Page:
Court Hears Arguments About Transgender Employee Fired By Funeral Home

Image by Vladstudioraw/Getty Images

Image by Vladstudioraw/Getty Images

Firing someone because of their gender identity is sex discrimination barred by Title VII of the Civil Rights Act of 1964.* Yesterday, Aimee Stephens, a transgender woman whose employer used religion as an excuse to fire her because she began dressing consistent with her gender identity, was in a federal appeals court fighting for her rights.

In E.E.O.C. v. Harris Funeral Homes, the Equal Employment Opportunity Commission, the independent federal agency that enforces the employment nondiscrimination protections in Title VII, sued Aimee’s employer on her behalf. The lower court granted the funeral home a free pass to use religion to justify violating Title VII under the Religious Freedom Restoration Act. That decision was a dangerous first—no other court has ever allowed a business to violate a civil-rights law for religious reasons.

Religious freedom gives us all the right to believe, or not, as we see fit. But it doesn’t give anyone the right to discriminate against others. And that’s just what Aimee’s lawyers said: The Establishment Clause of the First Amendment prohibits any religious exemption from a law if the exemption would harm other people. In other words, a business can’t fire an employee because its owner has a particular religious belief.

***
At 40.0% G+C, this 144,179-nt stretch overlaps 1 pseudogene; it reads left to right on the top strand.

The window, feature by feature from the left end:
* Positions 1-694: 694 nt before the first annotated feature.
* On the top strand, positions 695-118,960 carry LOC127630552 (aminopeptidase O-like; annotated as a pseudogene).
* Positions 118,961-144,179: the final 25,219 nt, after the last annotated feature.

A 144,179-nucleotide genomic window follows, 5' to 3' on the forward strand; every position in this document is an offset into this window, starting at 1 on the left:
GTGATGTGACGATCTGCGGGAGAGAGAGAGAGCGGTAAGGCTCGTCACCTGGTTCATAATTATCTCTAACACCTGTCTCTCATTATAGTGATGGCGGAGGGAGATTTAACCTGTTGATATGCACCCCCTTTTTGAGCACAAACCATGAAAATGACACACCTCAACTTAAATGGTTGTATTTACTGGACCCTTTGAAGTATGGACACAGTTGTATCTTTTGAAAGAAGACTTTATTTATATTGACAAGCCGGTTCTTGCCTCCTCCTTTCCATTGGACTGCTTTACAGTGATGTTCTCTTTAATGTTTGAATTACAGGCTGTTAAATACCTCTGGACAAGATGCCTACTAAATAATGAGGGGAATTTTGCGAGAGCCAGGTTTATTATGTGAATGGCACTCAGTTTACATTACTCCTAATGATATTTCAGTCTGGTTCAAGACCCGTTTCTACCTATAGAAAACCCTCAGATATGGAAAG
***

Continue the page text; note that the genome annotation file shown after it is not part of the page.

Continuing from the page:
The case has profound implications for religious freedom. As we explained in our friend-of-the-court brief, if the lower court’s decision is upheld, “for-profit businesses would have broad—indeed, nearly limitless—license to engage in unlawful and invidious discrimination through a simple expedient: describing their discrimination as religiously based. Employers could prohibit employees from becoming pregnant out of wedlock, refuse to place women in managerial positions, or require employees to wear the symbols of the employer’s religion—and fire those who do not comply.”

Religious freedom is about fairness. It means we don’t treat people differently because their beliefs are different from ours. That’s discrimination, and that’s wrong. Being on the right side of history means being on the side of fairness and religious freedom.

*Today U.S. Attorney General Jeff Sessions issued a memorandum saying that he believes federal law doesn’t protect transgender workers from discrimination. This despite the fact that another federal agency, the E.E.O.C., represents Aimee in this case. And the fact that numerous federal courts across the country have clearly said that Title VII’s bar on sex discrimination includes discrimination based on gender identity and protects transgender employees. Sessions’ memo is just wrong.